The enactment of the warranty of habitability in the early 1970s was hailed as a revolution in tenants’ rights. Reversing centuries of legal precedent, the doctrine established that a tenant’s obligation to pay rent is contingent upon the landlord’s obligation to maintain the premises in good repair. Today, nearly fifty years later, scholars and advocates frequently observe that the law has not lived up to the potential originally envisioned. Yet these observations have been based on weak empirical evidence. This Article presents the results of the first rigorous empirical study on the effectiveness of the warranty of habitability. Based on statistical analysis of over twelve hundred eviction case files and unit-level data matching of these files to Housing Code enforcement records, the study finds that the overwhelming majority of tenants with meritorious warranty of habitability claims do not benefit from the law at all.
The Article makes two significant contributions to the literature on the warranty of habitability. First, it establishes that an operationalization gap exists in the law. While prior studies have observed that the warranty appears to be less effective than originally envisioned, all suffered from methodological limitations. These studies were either based on small, nonrepresentative samples or measured the use of the warranty against the entire population of tenants facing nonpayment of rent eviction. No study has been able to rigorously assess the use of the warranty of habitability in cases where it should be used: those in which the tenant has a meritorious claim. This study does so.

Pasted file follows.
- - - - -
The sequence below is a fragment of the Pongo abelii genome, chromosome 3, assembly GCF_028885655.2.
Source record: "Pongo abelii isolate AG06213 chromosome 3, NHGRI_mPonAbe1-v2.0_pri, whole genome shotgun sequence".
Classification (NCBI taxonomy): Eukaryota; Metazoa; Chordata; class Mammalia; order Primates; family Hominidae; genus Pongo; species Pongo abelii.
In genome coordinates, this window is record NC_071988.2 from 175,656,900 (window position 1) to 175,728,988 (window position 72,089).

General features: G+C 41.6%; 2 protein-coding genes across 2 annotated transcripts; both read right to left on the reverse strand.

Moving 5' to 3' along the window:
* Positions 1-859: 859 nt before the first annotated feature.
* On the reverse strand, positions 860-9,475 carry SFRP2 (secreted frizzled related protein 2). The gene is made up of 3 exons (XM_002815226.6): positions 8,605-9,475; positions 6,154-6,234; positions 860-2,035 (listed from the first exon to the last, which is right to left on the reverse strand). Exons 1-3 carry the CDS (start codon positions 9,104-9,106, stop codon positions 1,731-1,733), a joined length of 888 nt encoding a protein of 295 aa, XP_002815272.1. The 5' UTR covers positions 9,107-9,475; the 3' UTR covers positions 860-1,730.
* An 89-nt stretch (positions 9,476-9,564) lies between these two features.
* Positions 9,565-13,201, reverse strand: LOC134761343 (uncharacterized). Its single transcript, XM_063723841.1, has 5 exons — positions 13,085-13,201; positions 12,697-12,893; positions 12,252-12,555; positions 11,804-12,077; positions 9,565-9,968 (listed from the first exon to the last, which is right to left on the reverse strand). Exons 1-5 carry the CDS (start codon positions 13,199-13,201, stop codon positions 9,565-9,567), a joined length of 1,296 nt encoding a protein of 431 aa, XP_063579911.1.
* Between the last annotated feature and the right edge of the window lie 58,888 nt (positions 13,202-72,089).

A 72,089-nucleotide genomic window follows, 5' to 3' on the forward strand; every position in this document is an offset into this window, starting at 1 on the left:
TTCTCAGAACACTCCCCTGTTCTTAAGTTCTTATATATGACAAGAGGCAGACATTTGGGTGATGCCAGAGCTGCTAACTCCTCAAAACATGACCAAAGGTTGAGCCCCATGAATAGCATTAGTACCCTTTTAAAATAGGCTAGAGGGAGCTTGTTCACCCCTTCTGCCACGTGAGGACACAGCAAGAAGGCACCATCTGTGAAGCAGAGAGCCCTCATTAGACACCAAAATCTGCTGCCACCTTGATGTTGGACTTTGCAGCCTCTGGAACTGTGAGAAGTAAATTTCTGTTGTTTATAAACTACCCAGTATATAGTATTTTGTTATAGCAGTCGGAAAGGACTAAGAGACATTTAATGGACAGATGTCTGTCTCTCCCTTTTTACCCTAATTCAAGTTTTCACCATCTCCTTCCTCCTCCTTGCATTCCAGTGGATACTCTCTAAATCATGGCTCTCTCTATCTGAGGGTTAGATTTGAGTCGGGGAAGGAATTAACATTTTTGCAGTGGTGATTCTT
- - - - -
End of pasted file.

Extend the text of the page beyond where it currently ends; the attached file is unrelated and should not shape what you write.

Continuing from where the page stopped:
Second, the Article upends the leading theories for why the warranty of habitability is ineffective. These theories posit that tenants are unable to benefit from the warranty of habitability because they lack access to legal representation and/or because strict requirements exist for assertion of the claim. The findings of this study show that neither theory withstands empirical scrutiny. Specifically, the data reveal that although legal representation significantly affects a tenant’s likelihood of benefiting from the warranty of habitability, most represented tenants with meritorious claims still do not benefit from the law at all. The findings also demonstrate that the strict procedural requirements cannot explain the law’s ineffectiveness—even where the requirements are absent, the law rarely protects tenants
"The Limits of Good Law: A Study of Housing Court Outcomes,"
University of Chicago Law Review: Vol. 87:
1, Article 3.
Available at: https://chicagounbound.uchicago.edu/uclrev/vol87/iss1/3